Please enter your username and password here:Forgot Password?
Please enter your details here:or Login
In order to be in a secure position with the Immigration authorities, it is best to apply for and gain employment before entering the country. When applying, it is important to emphasise skills that are lacking in India, as administrative and other positions that can be filled in by locals are not usually available. Expats who stay in India on an Employment visa and have their employment contract terminated will normally have to leave the country.
The most convenient way to search for jobs in India is by using online job portals. These enable you to filter your search according to job function, industry, salary and location, or search for keywords. Popular job search sites in India include:
Most English-speaking daily newspapers also offer career pages and job advertisements. For example:
Other useful job search sites include:
Another popular option for job seekers is to register with a recruitment agency, who can help you to find jobs that match your profile. There are a number of recruitment agencies in India. For a list of accredited recruitment agencies have a look at the website of the Ministry of Overseas Indian Affairs. It is recommended to check online reviews before selecting one.
Finally, make sure to look directly on the websites of Indian companies/organisations and multinational companies that interest you. These will often include a section called Employment or Vacancies, where their present job openings are announced.
Most employers in India demand a curriculum vitae (CV) or résumé as part of your job application. It is essential to have a strong CV highlighting your qualifications and past work experience since this is your way of introducing yourself to the employer. There is no general CV template as different sectors have different preferences. However, there are certain guidelines that apply to most CVs in India.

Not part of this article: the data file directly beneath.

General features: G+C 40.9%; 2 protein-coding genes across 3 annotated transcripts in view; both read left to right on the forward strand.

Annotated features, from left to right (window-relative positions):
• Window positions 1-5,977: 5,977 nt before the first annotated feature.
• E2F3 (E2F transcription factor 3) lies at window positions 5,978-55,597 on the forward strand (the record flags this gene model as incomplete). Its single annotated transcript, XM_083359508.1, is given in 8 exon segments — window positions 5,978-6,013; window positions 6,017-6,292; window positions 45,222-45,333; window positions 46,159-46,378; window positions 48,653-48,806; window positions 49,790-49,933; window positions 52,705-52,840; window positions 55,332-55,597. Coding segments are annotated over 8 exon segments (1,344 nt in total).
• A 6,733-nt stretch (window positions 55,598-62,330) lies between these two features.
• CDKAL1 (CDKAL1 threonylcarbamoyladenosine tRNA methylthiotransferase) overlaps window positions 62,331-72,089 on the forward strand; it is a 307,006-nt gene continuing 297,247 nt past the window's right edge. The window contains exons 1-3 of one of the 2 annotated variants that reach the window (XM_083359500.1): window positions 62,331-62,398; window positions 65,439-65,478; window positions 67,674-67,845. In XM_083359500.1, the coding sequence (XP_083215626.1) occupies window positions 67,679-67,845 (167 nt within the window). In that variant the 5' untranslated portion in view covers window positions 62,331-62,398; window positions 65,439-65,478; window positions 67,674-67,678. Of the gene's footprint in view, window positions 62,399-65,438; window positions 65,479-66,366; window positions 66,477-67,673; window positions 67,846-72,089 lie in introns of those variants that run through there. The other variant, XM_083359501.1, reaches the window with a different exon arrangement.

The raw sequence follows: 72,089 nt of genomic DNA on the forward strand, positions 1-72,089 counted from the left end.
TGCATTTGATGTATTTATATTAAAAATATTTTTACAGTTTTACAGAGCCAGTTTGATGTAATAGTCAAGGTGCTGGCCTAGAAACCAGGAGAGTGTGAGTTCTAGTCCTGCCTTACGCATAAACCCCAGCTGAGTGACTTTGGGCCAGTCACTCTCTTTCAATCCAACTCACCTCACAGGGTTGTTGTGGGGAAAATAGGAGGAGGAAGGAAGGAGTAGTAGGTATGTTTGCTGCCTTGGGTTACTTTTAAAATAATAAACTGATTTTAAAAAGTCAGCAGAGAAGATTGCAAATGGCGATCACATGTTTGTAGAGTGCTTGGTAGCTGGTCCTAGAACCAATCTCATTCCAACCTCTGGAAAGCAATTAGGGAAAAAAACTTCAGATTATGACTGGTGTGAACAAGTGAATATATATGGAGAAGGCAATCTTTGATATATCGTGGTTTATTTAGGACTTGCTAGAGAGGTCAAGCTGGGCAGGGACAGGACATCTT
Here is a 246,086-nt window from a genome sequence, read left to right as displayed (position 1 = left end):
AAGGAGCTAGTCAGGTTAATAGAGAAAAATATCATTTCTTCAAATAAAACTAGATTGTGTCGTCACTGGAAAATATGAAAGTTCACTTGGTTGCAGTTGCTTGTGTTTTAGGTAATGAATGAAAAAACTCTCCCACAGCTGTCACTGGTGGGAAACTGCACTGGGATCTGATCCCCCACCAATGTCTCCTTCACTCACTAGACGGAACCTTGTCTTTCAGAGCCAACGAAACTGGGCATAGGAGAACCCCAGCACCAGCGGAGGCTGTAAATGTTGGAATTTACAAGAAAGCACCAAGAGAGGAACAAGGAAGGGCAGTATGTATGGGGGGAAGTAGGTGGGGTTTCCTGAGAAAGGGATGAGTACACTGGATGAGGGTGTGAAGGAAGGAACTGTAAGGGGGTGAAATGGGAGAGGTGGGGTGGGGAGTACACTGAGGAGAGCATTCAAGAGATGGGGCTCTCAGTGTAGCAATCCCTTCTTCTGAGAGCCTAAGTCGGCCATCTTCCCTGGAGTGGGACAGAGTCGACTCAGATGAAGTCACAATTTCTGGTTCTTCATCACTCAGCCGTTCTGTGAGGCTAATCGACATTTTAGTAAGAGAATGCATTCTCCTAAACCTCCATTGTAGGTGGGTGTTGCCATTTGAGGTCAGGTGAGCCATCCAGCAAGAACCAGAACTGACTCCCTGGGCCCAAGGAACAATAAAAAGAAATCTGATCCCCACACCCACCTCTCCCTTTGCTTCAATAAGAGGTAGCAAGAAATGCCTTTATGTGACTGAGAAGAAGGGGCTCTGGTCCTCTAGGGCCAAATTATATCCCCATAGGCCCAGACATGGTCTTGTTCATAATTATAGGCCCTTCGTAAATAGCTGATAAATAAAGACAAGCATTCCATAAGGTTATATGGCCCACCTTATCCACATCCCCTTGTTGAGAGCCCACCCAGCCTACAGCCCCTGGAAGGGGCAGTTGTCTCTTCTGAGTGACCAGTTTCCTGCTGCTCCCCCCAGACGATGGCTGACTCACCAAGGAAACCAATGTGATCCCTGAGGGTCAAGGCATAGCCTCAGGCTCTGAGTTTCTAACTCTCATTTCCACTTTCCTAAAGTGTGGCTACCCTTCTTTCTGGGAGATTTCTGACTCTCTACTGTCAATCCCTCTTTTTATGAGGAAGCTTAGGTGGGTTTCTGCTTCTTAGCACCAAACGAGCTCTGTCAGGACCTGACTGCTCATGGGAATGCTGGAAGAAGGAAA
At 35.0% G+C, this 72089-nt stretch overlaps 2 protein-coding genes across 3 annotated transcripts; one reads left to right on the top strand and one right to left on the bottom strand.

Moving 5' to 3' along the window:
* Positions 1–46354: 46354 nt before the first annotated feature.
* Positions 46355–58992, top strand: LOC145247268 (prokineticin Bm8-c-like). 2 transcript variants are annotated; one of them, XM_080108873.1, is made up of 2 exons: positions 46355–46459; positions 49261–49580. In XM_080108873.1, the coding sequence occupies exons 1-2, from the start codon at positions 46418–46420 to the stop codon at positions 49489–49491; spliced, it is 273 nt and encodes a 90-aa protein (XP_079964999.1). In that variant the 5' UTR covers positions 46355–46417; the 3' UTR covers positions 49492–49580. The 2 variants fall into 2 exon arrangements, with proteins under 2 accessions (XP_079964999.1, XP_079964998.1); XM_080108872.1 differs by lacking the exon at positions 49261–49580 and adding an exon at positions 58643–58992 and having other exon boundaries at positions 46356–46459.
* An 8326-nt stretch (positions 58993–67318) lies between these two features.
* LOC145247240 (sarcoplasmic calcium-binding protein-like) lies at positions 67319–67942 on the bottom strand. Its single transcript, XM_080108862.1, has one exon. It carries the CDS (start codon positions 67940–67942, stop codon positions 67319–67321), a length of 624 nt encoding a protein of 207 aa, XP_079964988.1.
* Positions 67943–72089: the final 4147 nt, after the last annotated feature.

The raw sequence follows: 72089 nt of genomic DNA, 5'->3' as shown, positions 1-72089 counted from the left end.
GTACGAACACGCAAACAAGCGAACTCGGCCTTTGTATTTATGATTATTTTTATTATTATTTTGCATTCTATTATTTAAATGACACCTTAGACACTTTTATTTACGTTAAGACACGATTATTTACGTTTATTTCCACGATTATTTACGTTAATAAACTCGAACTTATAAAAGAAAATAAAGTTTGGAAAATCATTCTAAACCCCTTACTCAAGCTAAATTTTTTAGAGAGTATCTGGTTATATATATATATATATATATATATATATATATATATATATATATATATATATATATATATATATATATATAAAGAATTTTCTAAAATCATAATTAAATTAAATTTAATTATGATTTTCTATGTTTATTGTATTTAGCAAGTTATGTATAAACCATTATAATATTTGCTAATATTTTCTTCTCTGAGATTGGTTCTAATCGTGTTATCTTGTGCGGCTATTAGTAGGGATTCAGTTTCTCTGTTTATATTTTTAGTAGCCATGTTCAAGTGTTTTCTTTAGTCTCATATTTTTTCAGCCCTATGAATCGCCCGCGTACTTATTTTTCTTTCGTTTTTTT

It is vital that your CV is concise. Unless otherwise specified in the job advertisement, a standard non-academic CV in India should be no longer than 2 pages. CVs in the academic sector can be longer since it is common to list all publications and conferences attended.
Furthermore, your CV should be well-structured. You can achieve this by dividing the CV into various sections and using subheadings to denote these sections. Typical sections include Personal Details, Education, Work Experience, Further Qualifications, IT Skills, Language Skills and Interests. In India, it is also common to include a brief career profile and career objectives on your CV.
Commonly you list your personal details first by putting your name and surname on top of your CV and including your contact details (address, telephone number and email) underneath. In India, date of birth and nationality are often included at the bottom of the CV. Certain employers might also request a photograph.
The sections devoted to education and work experience are generally arranged in reverse chronological order, starting with the most recent academic qualification and employment. When listing previous employment, clearly indicate the start and end date, job title and name of the company/organisation you worked for. It is also recommendable to include a brief description of your primary responsibilities and achievements in your recent jobs.
Last but not least, your CV should be written in a positive tone, emphasising strengths and achievements throughout. Whenever possible use action words, such as ‘achieved’, ‘obtained’ or ‘developed’. Also make sure that your spelling and grammar are correct and avoid using informal language. For sample CVs have a look at the job search sites listed above, for example Nakuri’s Sample CVs.
In addition to CVs most Indian employers request a cover letter. Cover letters should normally be around one A4-page long and drawn up as a formal business letter. The purpose of a cover letter is to explain your motivation for applying for the position, how your skills and qualifications match the employer’s requirements and what you will bring to that particular role. When writing cover letters, pay attention to the requirements mentioned in the job advertisement and comment on how you fulfil these. For further advice on writing cover letters in India see Careesma’s Advice on Cover Letters and the Times of India article on Cover Letters.